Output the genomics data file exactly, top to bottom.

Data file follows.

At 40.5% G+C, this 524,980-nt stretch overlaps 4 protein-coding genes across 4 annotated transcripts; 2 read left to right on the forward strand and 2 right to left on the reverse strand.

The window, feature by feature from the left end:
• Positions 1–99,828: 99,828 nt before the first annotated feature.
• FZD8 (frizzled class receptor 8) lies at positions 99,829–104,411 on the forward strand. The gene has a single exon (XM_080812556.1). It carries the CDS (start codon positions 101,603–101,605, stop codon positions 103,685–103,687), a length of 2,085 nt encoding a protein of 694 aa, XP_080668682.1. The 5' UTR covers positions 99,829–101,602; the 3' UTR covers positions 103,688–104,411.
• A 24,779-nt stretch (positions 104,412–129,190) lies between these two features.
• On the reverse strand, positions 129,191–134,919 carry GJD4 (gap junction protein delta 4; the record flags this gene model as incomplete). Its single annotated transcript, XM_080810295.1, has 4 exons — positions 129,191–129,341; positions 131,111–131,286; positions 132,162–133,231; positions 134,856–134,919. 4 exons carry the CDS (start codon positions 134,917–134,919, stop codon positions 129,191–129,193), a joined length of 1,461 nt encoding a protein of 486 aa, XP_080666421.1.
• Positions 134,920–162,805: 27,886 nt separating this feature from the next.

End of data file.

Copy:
At 40.5% G+C, this 524,980-nt stretch overlaps 4 protein-coding genes across 4 annotated transcripts; 2 read left to right on the forward strand and 2 right to left on the reverse strand.

The window, feature by feature from the left end:
• Positions 1–99,828: 99,828 nt before the first annotated feature.
• FZD8 (frizzled class receptor 8) lies at positions 99,829–104,411 on the forward strand. The gene has a single exon (XM_080812556.1). It carries the CDS (start codon positions 101,603–101,605, stop codon positions 103,685–103,687), a length of 2,085 nt encoding a protein of 694 aa, XP_080668682.1. The 5' UTR covers positions 99,829–101,602; the 3' UTR covers positions 103,688–104,411.
• A 24,779-nt stretch (positions 104,412–129,190) lies between these two features.
• On the reverse strand, positions 129,191–134,919 carry GJD4 (gap junction protein delta 4; the record flags this gene model as incomplete). Its single annotated transcript, XM_080810295.1, has 4 exons — positions 129,191–129,341; positions 131,111–131,286; positions 132,162–133,231; positions 134,856–134,919. 4 exons carry the CDS (start codon positions 134,917–134,919, stop codon positions 129,191–129,193), a joined length of 1,461 nt encoding a protein of 486 aa, XP_080666421.1.
• Positions 134,920–162,805: 27,886 nt separating this feature from the next.